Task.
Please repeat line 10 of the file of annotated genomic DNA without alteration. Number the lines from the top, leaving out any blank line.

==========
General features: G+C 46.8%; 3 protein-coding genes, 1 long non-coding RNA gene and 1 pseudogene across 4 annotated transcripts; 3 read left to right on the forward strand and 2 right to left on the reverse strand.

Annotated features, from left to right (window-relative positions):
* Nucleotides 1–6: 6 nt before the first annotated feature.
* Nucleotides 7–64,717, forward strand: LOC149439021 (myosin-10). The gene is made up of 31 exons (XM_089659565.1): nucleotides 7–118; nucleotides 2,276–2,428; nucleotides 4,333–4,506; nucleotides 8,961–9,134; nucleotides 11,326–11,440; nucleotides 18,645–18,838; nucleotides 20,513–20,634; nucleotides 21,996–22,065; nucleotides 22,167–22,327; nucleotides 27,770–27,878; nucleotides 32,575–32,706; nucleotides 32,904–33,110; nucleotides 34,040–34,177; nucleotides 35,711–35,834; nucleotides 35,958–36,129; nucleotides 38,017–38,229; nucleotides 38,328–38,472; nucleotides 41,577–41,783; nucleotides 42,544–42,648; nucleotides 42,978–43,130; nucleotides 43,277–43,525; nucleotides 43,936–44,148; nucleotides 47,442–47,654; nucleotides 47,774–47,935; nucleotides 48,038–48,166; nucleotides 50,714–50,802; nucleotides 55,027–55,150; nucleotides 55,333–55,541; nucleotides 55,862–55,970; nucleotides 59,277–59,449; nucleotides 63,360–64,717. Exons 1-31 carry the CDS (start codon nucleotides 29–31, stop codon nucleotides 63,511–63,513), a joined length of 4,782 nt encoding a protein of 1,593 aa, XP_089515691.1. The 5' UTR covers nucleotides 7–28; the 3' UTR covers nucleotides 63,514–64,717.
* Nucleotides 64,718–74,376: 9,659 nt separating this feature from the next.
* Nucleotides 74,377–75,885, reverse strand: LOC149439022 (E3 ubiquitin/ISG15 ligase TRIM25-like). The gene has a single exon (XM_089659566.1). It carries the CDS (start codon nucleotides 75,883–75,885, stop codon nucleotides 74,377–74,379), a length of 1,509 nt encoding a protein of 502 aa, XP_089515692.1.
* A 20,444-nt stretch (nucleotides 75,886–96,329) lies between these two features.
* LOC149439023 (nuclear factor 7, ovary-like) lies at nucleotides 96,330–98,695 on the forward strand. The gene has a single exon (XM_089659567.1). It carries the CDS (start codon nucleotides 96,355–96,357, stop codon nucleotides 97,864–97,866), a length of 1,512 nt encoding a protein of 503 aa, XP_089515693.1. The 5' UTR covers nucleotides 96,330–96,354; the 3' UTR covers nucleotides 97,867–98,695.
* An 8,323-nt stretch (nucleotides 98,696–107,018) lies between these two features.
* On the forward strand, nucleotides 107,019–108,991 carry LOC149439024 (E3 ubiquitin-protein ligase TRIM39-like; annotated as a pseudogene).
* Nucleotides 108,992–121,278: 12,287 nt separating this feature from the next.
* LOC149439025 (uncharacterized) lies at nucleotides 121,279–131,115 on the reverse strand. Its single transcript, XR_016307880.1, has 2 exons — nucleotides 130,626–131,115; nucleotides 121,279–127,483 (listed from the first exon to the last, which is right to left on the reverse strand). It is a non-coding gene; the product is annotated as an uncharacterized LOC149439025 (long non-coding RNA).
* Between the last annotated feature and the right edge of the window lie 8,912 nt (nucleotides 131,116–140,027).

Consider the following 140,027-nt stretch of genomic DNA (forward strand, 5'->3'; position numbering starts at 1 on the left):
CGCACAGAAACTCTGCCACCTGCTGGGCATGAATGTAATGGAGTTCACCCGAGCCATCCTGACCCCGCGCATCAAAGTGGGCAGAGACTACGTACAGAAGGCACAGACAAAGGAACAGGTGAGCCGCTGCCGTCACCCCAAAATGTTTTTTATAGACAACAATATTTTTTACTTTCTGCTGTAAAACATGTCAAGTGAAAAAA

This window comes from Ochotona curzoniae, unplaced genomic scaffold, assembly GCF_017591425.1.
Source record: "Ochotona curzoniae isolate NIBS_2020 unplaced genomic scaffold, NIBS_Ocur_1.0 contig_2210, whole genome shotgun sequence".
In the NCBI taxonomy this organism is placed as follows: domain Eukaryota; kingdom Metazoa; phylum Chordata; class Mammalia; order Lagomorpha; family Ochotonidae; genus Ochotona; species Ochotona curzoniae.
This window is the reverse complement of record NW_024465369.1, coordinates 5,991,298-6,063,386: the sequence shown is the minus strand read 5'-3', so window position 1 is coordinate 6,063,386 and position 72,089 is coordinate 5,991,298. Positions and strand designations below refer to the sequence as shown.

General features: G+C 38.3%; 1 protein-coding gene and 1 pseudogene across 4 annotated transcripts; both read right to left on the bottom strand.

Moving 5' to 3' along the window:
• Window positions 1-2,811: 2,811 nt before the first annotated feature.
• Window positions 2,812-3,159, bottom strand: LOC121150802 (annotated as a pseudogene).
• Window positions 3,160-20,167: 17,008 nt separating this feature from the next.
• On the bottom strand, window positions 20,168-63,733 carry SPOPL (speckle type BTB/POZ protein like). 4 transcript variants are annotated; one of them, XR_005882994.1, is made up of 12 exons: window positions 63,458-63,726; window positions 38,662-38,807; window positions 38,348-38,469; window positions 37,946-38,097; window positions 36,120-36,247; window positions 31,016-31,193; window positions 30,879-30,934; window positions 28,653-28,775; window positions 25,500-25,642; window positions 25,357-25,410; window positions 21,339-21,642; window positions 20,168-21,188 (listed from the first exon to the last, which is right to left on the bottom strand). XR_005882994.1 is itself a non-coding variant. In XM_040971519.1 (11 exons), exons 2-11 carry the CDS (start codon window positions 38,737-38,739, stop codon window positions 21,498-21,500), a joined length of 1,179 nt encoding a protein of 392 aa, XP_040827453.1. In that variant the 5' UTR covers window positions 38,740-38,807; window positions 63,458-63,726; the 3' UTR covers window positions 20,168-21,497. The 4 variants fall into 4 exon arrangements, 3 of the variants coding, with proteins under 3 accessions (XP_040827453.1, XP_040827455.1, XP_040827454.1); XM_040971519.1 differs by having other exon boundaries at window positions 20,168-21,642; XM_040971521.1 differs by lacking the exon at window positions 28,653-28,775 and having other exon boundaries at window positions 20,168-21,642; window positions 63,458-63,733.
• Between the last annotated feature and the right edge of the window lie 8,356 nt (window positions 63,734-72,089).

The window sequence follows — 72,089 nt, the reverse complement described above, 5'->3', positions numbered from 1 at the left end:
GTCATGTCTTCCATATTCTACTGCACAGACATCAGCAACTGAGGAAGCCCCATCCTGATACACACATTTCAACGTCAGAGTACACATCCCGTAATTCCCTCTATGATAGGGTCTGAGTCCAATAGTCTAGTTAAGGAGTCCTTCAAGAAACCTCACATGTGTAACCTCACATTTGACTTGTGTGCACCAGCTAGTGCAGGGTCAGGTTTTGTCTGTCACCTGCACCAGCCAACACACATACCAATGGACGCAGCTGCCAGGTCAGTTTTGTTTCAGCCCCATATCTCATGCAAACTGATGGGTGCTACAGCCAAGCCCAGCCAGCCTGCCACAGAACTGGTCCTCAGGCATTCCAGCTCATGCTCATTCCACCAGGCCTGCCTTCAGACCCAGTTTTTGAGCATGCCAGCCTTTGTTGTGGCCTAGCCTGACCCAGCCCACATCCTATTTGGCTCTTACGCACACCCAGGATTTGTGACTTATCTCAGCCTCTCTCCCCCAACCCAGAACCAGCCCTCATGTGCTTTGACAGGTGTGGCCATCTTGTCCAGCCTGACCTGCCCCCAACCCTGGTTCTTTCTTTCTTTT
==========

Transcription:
* On the forward strand, nucleotides 107,019–108,991 carry LOC149439024 (E3 ubiquitin-protein ligase TRIM39-like; annotated as a pseudogene).